So I sat them all down in a row to catch carrot sticks while I tried to bring their cultural level up a notch or two. First attempt was less than a success. I read Ambrose’s aphorism that “a man is known by the company he organizes.” They all thought this was an obvious truism and not of much import, especially since I find pretty much what I need in society by hanging out with them. They saw uninspired logic in my making a big fuss out of it.

I searched the cynic’s word book again and chose “Dog: a kind of additional or subsidiary Deity designed to catch the overflow and surplus of the world’s worship.” This was almost as much fun as catching a carrot stick on the fly and there was no argument.

Then Abbie suggested something from her dictionary and offered up “Thunder: A signal the world is coming to an end. Humans remain amazingly calm during thunderstorms, so it is necessary to warn them of the danger by trembling, panting, rolling your eyes wildly and following at their heels.” Her old bedmate Bertie, now guarding the clothesline in the play fields of the Lord, was terrified of thunder, so Abbie knows of what she speaks.

I couldn’t argue about the thunder and its terror, either, since my beloved Aunt Dolly, also now long in the fields of the Lord, was also terrified of the thunder and that was good enough for me.

To change the topic, I suggested we find some foodie entries. Of course, all paws went up in approval. I reminded them of the old cartoon with the caption “Why dogs seldom survive ship wrecks.” The ship is going down in the distance and the dogs in the lifeboat all have their front paws raised. The lead dog has just asked the fateful question: “All those in favor of eating all the rations right now, please raise your right paw.” Sober silence….

Dogs are creatures of the moment. You go away for a week and they’re ecstatic to greet you. You go to the bathroom for a few minutes and they’re ecstatic at your reappearance. There’s little sense of the future so when I quoted Ambrose as saying the “future is that period of time in which our affairs prosper, our friends are true and our happiness is assured,” they just hung their heads in puzzlement. Any more carrots?

With nothing to chase and no more carrots, the pups were quickly tiring of this game. For amusement, Hank laid a guilt trip on me by bringing up the time I scolded him when we had company and he misbehaved. He still thought it unfair to have been chastised for running up and down the front of the sofa and wiping his muzzle clean. After all, in his dictionary a sofa is a handy wipe.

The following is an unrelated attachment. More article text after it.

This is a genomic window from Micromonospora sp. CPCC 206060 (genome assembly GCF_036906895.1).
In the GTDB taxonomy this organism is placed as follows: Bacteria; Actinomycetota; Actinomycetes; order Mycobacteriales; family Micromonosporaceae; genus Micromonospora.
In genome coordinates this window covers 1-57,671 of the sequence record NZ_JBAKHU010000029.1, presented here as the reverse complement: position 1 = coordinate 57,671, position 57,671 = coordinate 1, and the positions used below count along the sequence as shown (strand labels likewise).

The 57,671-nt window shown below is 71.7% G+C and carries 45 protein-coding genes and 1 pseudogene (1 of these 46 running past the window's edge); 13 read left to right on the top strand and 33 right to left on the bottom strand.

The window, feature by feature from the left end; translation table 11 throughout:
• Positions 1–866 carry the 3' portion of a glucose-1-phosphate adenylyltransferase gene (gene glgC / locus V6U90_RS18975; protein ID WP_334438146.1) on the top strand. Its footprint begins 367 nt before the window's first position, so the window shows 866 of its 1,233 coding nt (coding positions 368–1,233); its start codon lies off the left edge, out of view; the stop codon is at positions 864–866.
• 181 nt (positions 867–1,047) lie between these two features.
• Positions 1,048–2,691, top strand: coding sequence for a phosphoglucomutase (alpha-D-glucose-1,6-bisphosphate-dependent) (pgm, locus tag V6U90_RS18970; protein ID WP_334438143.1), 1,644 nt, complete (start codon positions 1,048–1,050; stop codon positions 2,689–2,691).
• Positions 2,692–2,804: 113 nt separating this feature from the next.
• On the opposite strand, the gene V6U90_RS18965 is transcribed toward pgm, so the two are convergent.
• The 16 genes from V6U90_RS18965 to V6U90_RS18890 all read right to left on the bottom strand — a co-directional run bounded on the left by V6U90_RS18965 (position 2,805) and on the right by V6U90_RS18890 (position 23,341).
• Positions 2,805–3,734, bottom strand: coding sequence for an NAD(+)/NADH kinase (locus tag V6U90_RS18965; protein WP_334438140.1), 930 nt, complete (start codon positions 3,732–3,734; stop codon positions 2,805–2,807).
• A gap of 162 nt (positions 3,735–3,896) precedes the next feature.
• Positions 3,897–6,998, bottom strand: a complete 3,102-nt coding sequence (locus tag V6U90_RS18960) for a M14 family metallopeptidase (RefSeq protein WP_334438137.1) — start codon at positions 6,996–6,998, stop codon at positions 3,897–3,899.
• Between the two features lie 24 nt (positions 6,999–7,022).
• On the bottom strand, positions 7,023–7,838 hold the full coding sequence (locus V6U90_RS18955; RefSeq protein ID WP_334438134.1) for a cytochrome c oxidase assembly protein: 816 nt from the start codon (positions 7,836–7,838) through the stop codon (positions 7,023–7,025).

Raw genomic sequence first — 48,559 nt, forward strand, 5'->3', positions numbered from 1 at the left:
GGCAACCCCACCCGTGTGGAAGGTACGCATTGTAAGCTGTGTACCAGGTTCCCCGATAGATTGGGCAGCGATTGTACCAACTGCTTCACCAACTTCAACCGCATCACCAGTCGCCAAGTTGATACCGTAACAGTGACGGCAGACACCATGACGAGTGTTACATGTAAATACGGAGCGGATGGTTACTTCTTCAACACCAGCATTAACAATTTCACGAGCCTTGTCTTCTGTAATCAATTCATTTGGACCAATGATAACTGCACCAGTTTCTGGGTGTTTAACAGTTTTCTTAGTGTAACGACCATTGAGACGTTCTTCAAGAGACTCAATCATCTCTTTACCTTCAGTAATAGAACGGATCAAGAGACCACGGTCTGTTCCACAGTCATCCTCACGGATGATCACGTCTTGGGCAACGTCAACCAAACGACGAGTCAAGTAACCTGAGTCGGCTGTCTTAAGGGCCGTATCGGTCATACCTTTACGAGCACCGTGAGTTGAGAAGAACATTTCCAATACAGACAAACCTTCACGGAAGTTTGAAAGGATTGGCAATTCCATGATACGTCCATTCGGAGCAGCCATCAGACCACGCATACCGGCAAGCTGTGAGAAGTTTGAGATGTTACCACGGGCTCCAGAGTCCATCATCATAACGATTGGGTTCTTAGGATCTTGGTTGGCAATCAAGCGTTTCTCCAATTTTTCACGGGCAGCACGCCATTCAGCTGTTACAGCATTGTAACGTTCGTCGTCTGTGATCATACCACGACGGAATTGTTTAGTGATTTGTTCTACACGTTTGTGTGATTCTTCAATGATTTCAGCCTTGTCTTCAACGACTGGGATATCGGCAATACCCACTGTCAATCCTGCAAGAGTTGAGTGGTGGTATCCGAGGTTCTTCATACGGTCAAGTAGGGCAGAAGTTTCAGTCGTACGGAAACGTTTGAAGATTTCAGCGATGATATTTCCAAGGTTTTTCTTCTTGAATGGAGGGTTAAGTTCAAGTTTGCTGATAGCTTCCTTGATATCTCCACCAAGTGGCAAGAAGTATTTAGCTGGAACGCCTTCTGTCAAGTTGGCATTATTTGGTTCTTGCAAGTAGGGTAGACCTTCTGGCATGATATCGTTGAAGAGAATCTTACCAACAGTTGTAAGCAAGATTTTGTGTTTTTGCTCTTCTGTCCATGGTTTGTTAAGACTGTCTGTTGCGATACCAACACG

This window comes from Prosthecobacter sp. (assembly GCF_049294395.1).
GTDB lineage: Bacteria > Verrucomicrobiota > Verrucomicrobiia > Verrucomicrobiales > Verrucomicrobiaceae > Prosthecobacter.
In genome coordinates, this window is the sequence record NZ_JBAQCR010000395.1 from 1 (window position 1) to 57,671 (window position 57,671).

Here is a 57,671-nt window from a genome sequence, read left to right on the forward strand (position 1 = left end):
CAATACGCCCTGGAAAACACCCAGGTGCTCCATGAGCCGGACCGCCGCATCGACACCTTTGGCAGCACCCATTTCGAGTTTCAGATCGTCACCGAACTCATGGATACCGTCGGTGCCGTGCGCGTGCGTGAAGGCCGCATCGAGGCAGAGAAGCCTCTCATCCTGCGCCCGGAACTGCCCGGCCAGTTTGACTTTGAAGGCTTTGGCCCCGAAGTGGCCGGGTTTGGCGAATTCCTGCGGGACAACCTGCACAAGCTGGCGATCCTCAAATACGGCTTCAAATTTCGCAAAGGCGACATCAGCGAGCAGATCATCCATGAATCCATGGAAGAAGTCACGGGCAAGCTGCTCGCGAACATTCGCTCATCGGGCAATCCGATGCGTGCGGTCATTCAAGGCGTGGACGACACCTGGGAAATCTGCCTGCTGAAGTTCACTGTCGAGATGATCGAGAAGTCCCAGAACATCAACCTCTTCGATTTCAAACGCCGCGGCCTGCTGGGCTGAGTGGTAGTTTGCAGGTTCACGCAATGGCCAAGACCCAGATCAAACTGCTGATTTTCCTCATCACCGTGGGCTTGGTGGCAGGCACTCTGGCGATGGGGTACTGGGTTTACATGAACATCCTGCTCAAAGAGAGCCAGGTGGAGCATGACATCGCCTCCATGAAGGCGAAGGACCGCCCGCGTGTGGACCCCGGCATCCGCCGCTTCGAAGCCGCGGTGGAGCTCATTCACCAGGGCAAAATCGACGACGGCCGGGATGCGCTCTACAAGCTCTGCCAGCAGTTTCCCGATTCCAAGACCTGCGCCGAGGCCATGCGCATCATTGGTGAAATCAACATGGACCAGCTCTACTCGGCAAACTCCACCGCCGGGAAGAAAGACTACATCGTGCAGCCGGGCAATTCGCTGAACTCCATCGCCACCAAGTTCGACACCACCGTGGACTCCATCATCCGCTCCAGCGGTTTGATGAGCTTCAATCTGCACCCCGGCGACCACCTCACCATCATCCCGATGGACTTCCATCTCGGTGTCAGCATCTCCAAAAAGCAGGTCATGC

I tried to fetch him out of his doldrums by saying how happy we were when he finally grew out of perpetual puppyhood pranks and was able to contain some of his overzealous enthusiasm. I then read him that “enthusiasm is the distemper of youth, curable by small doses of repentance in connection with outward applications of experience.” He looked glazed eyed and said all he remembered besides the “blah, blah, blah” was how sick he had been after ingesting a lot of gravel in his enthusiasm to lick up some of the meat drippings from the grill which had been parked in the driveway.

Since we had all just about barked the possum treed by this time, we kind of settled in on one last word. Abbie chose “deliberation” and I looked it up and read that it meant “the act of examining one’s bread to determine which side it is buttered on.” She smiled her broad grin and retold the testimony of her abiding belief in God. One day when she was stretched out on the floor in front of my stool at lunch, a large piece of my cheeseburger broke off and hit her on the shoulder. I can still see her looking up in holy amazement and apologizing for being dyslectic as she mouthed, “Thank you, Dog!”

So as we finally emerge from the Dog Days of Summer, my pups blissfully and without a second thought continue to look to us for their food, shelter and companionship. And I continue to have faith in their nobility of character despite their shameless sense of unlimited entitlement.

And we love them dearly. In the words on the picture frame showing Abbie nestled up by me: “Live like the man your dog thinks you are.”


David Evans

I'm retired from another life and live in the mountains of eastern West Virginia with my muse Jody along with one remaining dog.  We've decided no more dogs and cats.  Losing them is just too painful. Being independent and no longer in the reins of someone else's driver, I now have the chance to revisit the many people and places that have enriched my life. The good folks at Wesleyan College in central West Virginia guided me to a graduate degree in fine arts in early 2018.  My plan is to use some of the skills I learned from two years in this creative writing program to tell my story.